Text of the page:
After a summer of unprecedented national hype, the Cougars came crashing down to earth last Saturday in the heat and humidity of Columbus. Now a rash of injuries, bickering and blaming threatens to turna season of destiny into a season to forget. Sixteen key players are not expected to play this weekend against Montana State due to aches, attitudes or poor judgment.
The Cougars need to use the game against the undermanned Bobcats as a chance to refocus and get back on the right path, Mayes told Cougfan.com this week.
And he has no doubts that they'll do just that. "When I look at this team, I see a lot of poised, good people who are embracing the high expectations put on by other people and set by themselves," says the director of the Cougar Athletic Foundation.
"This team has character," he adds. Moreover, fans need to remember that as heralded as the squad has been coming into the season, the fact as that "you're dealing with kids in their late teens and early 20s trying to find their way both in the football world and in life."
"These young men are dealing with expectations and pressure that not every Cougar football team has faced, but with that comes the opportunity to grow, succeed and be a part of something larger than just one person," says Mayes. "A lot of that is where the leadership from the coaches comes in to play.
Because of all the hype, the stakes are uniquely high this season, he admits. "This team's character and focus can make an impact for years to come with the future recruitment of student athletes," he says.
He sees a trend in which prospective student-athletes are more-than-ever attracted to Pullman's magical nectars --- a truly special community, a quality education and dedicated coaching staff. Coupled with the back-to-back bowl games that the 2002 Cougars expect to bring to fruition, the combination could truly set the crimson football ship sailing.
And it all starts this Saturday against Montana State, says Mayes, noting that one-game-at-a-time is the only way to approach any season, let alone one that could have far-reaching implications for the long-term direction of the program.
"There is so much season between Montana State and Washington (the Cougars actually conclude the regular season this year Dec. 7 at UCLA), you can't help but think about the possibilities. With that said, this is a team that will take one contest at a time, and not get caught looking down the road. With the schedule that Washington State has, and with the caliber of play that the Pac-10 as a whole has shown so far, no team has the luxury of overlooking opponents on their schedule.
"I think that Washington State is part of a conference that is exhilarating. Just look at the number of Top 25 teams compared to the other power conferences."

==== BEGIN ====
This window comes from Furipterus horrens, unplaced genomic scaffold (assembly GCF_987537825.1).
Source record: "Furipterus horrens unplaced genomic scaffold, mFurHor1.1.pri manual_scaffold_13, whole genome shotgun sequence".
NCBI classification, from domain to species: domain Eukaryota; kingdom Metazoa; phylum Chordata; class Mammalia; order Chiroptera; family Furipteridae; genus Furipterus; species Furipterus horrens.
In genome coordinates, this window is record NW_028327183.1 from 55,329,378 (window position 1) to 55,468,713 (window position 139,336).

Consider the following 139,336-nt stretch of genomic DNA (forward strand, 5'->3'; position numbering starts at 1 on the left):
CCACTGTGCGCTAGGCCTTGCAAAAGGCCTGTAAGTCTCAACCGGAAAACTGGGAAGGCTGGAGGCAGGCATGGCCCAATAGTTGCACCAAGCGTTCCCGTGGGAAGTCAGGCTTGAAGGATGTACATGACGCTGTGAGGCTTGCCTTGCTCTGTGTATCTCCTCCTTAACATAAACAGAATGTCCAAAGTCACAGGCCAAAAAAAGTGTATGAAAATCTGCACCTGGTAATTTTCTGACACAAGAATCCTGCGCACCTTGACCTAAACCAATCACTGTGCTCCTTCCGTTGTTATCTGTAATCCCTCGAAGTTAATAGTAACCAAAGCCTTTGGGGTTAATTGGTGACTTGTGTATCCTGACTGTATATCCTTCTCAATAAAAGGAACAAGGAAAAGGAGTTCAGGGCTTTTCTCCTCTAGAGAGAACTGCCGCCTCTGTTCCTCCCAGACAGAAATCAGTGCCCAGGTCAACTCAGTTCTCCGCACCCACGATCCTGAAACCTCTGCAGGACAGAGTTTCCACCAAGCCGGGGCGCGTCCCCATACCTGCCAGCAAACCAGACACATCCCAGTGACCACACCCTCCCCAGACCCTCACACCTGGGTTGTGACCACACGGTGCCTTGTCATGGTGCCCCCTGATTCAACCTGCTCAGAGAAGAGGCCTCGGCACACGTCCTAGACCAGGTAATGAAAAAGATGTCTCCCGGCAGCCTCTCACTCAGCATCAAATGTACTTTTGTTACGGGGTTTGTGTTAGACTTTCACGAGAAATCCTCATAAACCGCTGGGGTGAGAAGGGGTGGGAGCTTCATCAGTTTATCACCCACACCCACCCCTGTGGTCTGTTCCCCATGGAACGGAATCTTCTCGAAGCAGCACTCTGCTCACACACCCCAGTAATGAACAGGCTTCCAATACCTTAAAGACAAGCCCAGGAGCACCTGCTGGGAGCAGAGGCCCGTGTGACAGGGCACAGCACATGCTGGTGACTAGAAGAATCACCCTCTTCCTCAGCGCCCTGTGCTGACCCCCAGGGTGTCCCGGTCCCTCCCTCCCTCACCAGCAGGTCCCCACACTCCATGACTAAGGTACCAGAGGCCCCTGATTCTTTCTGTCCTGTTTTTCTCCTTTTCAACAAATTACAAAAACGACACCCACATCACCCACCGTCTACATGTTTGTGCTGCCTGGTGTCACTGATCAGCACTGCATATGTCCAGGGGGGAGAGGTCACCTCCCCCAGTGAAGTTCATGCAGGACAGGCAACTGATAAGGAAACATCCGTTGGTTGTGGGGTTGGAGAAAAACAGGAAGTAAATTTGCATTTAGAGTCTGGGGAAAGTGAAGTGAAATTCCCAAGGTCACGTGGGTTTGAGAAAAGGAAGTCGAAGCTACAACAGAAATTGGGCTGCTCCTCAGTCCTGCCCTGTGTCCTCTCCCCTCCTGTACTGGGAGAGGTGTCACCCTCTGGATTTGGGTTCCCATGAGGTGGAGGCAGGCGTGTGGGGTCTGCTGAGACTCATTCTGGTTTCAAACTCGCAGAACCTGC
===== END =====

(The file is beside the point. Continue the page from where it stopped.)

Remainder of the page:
Mayes' professional goal is to extend that same type of parity to fundraising, where Washington State ranks a distant last place in the Pac-10 in alumni support for athletics.
In just two years on the job, he's made a big splash. This past year he helped raise a record $2.2 million for Cougar athletics and so far this year the numbers are running nearly 20 percent ahead of last year.
Mayes' aim is to double the number of alums who donate to athletics. Of the 83,000 graduates who live in the state of Washington, only about five percent --- about 4,000 hearty souls --- belong to the Cougar Athletic Foundation. The booster clubs at Washington and Oregon are twice that and Oregon State's is 50 percent larger.
Translate that into dollars and the disparity becomes more skewed. The Huskies are getting some $7 million each year from their boosters, the Ducks close to $6 million and the Beavers a fast-growing $3.2 million. At WSU, Mayes and his boss, Associate Athletic Director Brady Crook, are working hard trying to breach the $2.5 million mark. They are also scrambling --- unlike their richer brethren at Washington, Oregon and Oregon State --- to raise the final $4 million needed to put a real roof over the indoor practice facility.
"Last year was a record fundraising year for the foundation," Mayes says enthusisatically. "There is a long, strong history of athletics here, and football is the catalyst. We are poised to be even stronger this year."
And a healthy dose of gut-checking by the Cougar football team will go a long way in helping blaze the way.
THE MAYES DAYS
During his Cougar playing days, Mayes became WSU's single-season and career rushing leader, piling up 1,632 yards his junior year en-route to 3,519 career hashes.
He set two NCAA record in 1984, rushing for a then-single-game record 357 yards at Oregon. That showing, coupled with 216 yards the week before at Stanford, broke the consecutive-game mark for most yards. That Stanford game also found Mayes tying a school single-game record with five TDs in a wild 49-42 comeback victory for the Cougars.
Mayes was a third-round draft choice of the New Orleans Saints following the 1985 season and proceeded to rush for more than 1,000 yards in 1986 and was named NFL rookie of the year. He was selected for the Pro Bowl after the 1986 and '87 seasons.